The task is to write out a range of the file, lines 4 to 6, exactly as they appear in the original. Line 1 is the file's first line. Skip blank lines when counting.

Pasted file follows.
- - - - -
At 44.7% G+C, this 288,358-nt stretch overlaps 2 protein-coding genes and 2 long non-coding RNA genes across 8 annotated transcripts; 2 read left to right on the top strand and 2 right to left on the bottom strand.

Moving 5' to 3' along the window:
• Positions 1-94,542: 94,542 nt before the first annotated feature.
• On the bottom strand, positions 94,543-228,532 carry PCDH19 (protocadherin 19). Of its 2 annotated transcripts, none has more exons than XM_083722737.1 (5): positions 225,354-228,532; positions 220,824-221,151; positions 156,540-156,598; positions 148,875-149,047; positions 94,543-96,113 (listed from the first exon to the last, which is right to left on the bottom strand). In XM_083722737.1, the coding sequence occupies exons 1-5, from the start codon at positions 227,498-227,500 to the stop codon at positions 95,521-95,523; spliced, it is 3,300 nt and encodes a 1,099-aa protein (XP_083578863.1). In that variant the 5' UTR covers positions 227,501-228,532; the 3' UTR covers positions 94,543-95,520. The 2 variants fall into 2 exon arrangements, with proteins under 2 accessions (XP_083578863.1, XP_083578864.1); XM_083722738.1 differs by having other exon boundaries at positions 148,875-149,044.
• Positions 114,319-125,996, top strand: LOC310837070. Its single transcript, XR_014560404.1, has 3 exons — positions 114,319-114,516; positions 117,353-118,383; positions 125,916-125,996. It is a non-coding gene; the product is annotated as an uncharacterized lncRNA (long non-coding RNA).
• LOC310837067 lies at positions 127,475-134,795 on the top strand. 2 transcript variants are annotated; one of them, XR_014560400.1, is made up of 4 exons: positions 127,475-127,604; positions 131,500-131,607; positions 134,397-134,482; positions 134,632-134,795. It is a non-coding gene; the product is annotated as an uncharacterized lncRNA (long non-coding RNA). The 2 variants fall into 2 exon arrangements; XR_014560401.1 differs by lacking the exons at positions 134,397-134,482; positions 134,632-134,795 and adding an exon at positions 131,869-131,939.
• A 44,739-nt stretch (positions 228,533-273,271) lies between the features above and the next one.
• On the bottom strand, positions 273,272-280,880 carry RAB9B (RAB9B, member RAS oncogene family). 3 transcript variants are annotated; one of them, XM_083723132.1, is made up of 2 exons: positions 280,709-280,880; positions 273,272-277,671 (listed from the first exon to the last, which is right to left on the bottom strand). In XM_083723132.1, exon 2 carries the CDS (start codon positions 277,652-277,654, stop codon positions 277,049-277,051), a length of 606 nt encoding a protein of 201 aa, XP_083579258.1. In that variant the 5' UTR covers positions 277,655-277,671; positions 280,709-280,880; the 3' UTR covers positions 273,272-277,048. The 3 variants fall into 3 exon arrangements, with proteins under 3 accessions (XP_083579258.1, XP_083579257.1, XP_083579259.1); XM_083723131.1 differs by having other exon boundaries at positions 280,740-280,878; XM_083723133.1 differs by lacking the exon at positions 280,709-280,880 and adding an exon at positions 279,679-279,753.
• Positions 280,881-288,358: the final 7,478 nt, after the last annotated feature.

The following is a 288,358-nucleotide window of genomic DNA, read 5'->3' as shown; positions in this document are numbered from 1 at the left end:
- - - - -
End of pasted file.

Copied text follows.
• On the bottom strand, positions 94,543-228,532 carry PCDH19 (protocadherin 19). Of its 2 annotated transcripts, none has more exons than XM_083722737.1 (5): positions 225,354-228,532; positions 220,824-221,151; positions 156,540-156,598; positions 148,875-149,047; positions 94,543-96,113 (listed from the first exon to the last, which is right to left on the bottom strand). In XM_083722737.1, the coding sequence occupies exons 1-5, from the start codon at positions 227,498-227,500 to the stop codon at positions 95,521-95,523; spliced, it is 3,300 nt and encodes a 1,099-aa protein (XP_083578863.1). In that variant the 5' UTR covers positions 227,501-228,532; the 3' UTR covers positions 94,543-95,520. The 2 variants fall into 2 exon arrangements, with proteins under 2 accessions (XP_083578863.1, XP_083578864.1); XM_083722738.1 differs by having other exon boundaries at positions 148,875-149,044.
• Positions 114,319-125,996, top strand: LOC310837070. Its single transcript, XR_014560404.1, has 3 exons — positions 114,319-114,516; positions 117,353-118,383; positions 125,916-125,996. It is a non-coding gene; the product is annotated as an uncharacterized lncRNA (long non-coding RNA).
• LOC310837067 lies at positions 127,475-134,795 on the top strand. 2 transcript variants are annotated; one of them, XR_014560400.1, is made up of 4 exons: positions 127,475-127,604; positions 131,500-131,607; positions 134,397-134,482; positions 134,632-134,795. It is a non-coding gene; the product is annotated as an uncharacterized lncRNA (long non-coding RNA). The 2 variants fall into 2 exon arrangements; XR_014560401.1 differs by lacking the exons at positions 134,397-134,482; positions 134,632-134,795 and adding an exon at positions 131,869-131,939.